Evaluation of 12 strategies for obtaining second opinions to improve interpretation of breast histopathology: Simulation study

Joann G. Elmore, Anna N A Tosteson, Margaret S. Pepe, Gary M. Longton, Heidi Nelson, Berta Geller, Patricia (Patty) Carney, Tracy Onega, Kimberly H. Allison, Sara L. Jackson, Donald L. Weaver

Research output: Contribution to journalArticle

11 Citations (Scopus)

Abstract

Objective To evaluate the potential effect of second opinions on improving the accuracy of diagnostic interpretation of breast histopathology. Design Simulation study. Setting 12 different strategies for acquiring independent second opinions. Participants Interpretations of 240 breast biopsy specimens by 115 pathologists, one slide for each case, compared with reference diagnoses derived by expert consensus. Main outcome measures Misclassification rates for individual pathologists and for 12 simulated strategies for second opinions. Simulations compared accuracy of diagnoses from single pathologists with that of diagnoses based on pairing interpretations from first and second independent pathologists, where resolution of disagreements was by an independent third pathologist. 12 strategies were evaluated in which acquisition of second opinions depended on initial diagnoses, assessment of case difficulty or borderline characteristics, pathologists' clinical volumes, or whether a second opinion was required by policy or desired by the pathologists. The 240 cases included benign without atypia (10% non-proliferative, 20% proliferative without atypia), atypia (30%), ductal carcinoma in situ (DCIS, 30%), and invasive cancer (10%). Overall misclassification rates and agreement statistics depended on the composition of the test set, which included a higher prevalence of difficult cases than in typical practice. Results Misclassification rates significantly decreased (P

Original languageEnglish (US)
Article numberi3069
JournalBMJ (Online)
Volume353
DOIs
StatePublished - 2016

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Breast
Referral and Consultation
Carcinoma, Intraductal, Noninfiltrating
Pathologists
Outcome Assessment (Health Care)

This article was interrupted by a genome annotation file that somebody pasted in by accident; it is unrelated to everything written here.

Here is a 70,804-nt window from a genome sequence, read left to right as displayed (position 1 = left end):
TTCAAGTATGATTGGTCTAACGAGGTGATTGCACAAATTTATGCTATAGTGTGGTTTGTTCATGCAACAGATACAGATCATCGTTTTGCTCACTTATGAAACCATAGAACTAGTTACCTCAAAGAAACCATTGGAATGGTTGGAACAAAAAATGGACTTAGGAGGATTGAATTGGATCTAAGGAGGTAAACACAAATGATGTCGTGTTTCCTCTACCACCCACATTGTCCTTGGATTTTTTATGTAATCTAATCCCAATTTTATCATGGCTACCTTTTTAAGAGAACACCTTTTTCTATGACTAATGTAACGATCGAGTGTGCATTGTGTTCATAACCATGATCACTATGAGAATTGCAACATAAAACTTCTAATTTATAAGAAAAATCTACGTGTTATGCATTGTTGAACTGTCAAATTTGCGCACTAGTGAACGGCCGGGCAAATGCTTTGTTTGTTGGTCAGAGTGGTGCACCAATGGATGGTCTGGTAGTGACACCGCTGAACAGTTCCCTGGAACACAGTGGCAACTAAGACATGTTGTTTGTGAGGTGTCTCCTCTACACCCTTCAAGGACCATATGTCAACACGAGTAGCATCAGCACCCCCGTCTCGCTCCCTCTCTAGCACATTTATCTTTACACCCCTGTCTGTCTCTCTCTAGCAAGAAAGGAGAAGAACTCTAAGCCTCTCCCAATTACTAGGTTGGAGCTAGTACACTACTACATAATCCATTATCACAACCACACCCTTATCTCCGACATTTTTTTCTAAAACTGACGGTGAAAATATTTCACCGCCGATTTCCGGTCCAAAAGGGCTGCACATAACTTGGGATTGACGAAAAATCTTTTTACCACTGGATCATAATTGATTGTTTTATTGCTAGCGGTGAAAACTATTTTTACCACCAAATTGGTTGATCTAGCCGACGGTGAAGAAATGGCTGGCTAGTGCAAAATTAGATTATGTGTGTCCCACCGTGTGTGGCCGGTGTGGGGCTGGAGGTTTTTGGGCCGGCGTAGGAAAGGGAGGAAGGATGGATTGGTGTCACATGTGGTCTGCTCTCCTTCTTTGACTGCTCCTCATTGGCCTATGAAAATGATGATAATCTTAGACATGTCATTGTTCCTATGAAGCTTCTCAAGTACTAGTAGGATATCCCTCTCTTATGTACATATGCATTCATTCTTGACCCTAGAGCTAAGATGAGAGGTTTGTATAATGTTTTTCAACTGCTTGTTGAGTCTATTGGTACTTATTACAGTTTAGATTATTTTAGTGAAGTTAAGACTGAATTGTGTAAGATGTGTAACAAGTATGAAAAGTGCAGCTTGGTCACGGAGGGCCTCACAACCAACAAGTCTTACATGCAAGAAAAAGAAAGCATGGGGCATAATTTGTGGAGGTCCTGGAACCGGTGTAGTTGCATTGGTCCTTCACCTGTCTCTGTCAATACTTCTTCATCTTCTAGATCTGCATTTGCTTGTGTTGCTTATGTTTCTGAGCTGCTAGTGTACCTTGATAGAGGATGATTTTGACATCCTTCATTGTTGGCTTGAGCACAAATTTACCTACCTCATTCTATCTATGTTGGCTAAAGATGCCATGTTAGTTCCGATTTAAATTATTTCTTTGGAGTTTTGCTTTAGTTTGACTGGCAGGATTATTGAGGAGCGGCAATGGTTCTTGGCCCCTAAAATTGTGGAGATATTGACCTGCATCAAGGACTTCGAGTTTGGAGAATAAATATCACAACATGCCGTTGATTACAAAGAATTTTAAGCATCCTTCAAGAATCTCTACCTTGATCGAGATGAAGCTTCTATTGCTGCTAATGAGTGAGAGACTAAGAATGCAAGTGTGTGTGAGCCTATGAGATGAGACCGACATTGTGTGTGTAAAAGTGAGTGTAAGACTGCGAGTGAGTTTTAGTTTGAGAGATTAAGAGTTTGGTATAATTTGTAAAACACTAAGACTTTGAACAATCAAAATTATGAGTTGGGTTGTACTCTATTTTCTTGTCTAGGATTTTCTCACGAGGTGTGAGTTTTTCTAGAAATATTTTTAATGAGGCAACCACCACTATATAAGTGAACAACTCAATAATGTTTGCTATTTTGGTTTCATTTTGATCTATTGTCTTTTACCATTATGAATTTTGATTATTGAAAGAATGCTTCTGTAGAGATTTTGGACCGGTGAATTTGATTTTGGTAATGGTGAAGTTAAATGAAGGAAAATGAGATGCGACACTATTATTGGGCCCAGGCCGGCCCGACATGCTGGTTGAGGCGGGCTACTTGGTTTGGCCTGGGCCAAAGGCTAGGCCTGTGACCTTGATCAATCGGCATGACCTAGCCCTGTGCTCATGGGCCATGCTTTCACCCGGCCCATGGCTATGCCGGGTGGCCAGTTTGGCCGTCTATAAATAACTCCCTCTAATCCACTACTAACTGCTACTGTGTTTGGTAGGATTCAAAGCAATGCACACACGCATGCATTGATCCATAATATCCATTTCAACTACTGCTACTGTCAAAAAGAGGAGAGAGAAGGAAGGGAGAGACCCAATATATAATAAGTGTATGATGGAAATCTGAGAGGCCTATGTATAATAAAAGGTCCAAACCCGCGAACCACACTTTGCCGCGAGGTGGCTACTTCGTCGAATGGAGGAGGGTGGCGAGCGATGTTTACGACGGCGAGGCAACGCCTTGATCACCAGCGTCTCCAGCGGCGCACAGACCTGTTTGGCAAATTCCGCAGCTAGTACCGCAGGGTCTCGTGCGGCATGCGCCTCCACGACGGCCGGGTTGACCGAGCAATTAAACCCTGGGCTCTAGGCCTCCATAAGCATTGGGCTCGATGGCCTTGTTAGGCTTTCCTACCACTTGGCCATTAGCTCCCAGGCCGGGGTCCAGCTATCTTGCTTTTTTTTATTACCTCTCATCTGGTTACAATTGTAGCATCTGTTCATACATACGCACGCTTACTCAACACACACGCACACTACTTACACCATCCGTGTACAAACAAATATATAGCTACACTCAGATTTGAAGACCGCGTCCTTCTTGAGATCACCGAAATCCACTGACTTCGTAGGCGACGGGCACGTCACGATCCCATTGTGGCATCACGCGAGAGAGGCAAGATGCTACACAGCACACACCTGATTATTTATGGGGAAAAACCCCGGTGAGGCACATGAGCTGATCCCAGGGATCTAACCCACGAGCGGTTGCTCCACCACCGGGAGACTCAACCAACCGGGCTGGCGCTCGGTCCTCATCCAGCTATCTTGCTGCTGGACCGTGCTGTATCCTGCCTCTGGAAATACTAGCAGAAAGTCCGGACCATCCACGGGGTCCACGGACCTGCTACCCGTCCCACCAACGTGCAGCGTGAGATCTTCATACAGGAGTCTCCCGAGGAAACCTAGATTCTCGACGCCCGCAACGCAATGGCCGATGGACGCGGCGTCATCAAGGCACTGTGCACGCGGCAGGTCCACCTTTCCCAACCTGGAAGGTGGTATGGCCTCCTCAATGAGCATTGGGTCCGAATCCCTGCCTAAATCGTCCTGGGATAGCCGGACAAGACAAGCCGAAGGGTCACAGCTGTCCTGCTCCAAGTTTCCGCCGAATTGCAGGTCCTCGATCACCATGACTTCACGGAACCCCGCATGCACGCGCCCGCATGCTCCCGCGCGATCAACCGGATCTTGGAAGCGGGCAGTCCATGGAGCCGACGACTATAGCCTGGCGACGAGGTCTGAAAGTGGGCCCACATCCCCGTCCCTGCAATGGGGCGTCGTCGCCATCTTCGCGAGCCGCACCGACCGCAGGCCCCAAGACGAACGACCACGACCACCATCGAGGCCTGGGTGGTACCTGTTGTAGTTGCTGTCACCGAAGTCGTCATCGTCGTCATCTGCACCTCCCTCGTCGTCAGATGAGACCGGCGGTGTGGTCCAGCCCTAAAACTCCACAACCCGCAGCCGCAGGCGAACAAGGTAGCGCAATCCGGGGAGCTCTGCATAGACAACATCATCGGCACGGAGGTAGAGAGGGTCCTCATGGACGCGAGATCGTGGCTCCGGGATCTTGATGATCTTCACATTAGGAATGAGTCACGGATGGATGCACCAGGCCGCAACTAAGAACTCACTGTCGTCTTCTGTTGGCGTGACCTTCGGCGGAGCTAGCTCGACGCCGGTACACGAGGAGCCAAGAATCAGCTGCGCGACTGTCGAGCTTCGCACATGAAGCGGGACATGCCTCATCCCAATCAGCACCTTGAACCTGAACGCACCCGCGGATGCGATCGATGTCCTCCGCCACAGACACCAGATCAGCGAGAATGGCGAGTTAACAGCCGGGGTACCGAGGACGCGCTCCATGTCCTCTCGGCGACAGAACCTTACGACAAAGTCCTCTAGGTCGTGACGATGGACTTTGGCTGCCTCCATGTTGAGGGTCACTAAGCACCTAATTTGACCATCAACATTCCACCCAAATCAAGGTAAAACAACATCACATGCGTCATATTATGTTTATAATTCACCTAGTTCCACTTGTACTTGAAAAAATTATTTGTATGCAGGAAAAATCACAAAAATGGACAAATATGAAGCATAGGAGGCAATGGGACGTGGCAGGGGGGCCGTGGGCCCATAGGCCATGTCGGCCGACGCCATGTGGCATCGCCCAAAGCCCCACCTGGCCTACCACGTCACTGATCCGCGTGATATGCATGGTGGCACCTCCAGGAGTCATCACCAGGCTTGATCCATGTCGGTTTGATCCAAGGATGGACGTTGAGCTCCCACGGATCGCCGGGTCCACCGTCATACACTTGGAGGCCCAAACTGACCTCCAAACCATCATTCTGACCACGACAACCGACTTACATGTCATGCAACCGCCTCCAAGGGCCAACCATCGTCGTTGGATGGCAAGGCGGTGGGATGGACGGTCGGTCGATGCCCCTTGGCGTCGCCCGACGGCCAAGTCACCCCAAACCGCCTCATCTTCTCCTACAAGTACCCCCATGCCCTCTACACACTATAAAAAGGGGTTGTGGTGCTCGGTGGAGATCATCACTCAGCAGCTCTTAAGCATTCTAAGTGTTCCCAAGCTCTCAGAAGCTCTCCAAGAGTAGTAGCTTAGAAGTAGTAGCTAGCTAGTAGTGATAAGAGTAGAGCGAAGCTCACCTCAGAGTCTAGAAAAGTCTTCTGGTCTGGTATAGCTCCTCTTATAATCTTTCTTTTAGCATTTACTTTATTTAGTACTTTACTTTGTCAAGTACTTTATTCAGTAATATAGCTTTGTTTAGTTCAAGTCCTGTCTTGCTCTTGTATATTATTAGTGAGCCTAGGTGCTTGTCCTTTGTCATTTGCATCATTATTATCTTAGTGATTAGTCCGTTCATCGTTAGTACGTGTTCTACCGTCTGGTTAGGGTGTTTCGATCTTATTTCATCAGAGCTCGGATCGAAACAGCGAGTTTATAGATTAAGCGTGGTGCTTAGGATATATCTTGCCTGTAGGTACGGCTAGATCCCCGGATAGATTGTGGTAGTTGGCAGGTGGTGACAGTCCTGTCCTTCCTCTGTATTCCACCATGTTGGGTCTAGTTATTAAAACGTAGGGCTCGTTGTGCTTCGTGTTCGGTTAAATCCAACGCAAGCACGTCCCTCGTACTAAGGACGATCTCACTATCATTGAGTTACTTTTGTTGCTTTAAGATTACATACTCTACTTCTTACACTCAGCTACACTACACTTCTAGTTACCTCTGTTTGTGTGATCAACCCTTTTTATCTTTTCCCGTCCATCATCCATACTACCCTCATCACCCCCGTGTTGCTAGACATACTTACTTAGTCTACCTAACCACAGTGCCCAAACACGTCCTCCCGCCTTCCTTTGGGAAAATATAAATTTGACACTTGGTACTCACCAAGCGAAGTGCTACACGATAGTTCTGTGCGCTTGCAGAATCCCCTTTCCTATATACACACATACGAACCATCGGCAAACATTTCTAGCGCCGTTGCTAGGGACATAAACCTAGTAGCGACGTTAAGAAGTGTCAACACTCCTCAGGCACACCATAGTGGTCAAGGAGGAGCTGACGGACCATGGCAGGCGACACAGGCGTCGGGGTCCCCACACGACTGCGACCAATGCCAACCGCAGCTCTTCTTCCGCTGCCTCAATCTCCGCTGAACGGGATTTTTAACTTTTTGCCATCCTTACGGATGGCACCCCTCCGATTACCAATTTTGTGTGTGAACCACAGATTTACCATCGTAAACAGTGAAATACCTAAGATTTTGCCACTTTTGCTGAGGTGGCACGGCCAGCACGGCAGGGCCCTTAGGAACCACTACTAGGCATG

Biopsy
Neoplasms

ASJC Scopus subject areas

  • Medicine(all)

Cite this

Evaluation of 12 strategies for obtaining second opinions to improve interpretation of breast histopathology : Simulation study. / Elmore, Joann G.; Tosteson, Anna N A; Pepe, Margaret S.; Longton, Gary M.; Nelson, Heidi; Geller, Berta; Carney, Patricia (Patty); Onega, Tracy; Allison, Kimberly H.; Jackson, Sara L.; Weaver, Donald L.

In: BMJ (Online), Vol. 353, i3069, 2016.

Research output: Contribution to journalArticle

Elmore, JG, Tosteson, ANA, Pepe, MS, Longton, GM, Nelson, H, Geller, B, Carney, PP, Onega, T, Allison, KH, Jackson, SL & Weaver, DL 2016, 'Evaluation of 12 strategies for obtaining second opinions to improve interpretation of breast histopathology: Simulation study', BMJ (Online), vol. 353, i3069. https://doi.org/10.1136/bmj.i3069
Elmore, Joann G. ; Tosteson, Anna N A ; Pepe, Margaret S. ; Longton, Gary M. ; Nelson, Heidi ; Geller, Berta ; Carney, Patricia (Patty) ; Onega, Tracy ; Allison, Kimberly H. ; Jackson, Sara L. ; Weaver, Donald L. / Evaluation of 12 strategies for obtaining second opinions to improve interpretation of breast histopathology : Simulation study. In: BMJ (Online). 2016 ; Vol. 353.
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N2 - Objective To evaluate the potential effect of second opinions on improving the accuracy of diagnostic interpretation of breast histopathology. Design Simulation study. Setting 12 different strategies for acquiring independent second opinions. Participants Interpretations of 240 breast biopsy specimens by 115 pathologists, one slide for each case, compared with reference diagnoses derived by expert consensus. Main outcome measures Misclassification rates for individual pathologists and for 12 simulated strategies for second opinions. Simulations compared accuracy of diagnoses from single pathologists with that of diagnoses based on pairing interpretations from first and second independent pathologists, where resolution of disagreements was by an independent third pathologist. 12 strategies were evaluated in which acquisition of second opinions depended on initial diagnoses, assessment of case difficulty or borderline characteristics, pathologists' clinical volumes, or whether a second opinion was required by policy or desired by the pathologists. The 240 cases included benign without atypia (10% non-proliferative, 20% proliferative without atypia), atypia (30%), ductal carcinoma in situ (DCIS, 30%), and invasive cancer (10%). Overall misclassification rates and agreement statistics depended on the composition of the test set, which included a higher prevalence of difficult cases than in typical practice. Results Misclassification rates significantly decreased (P

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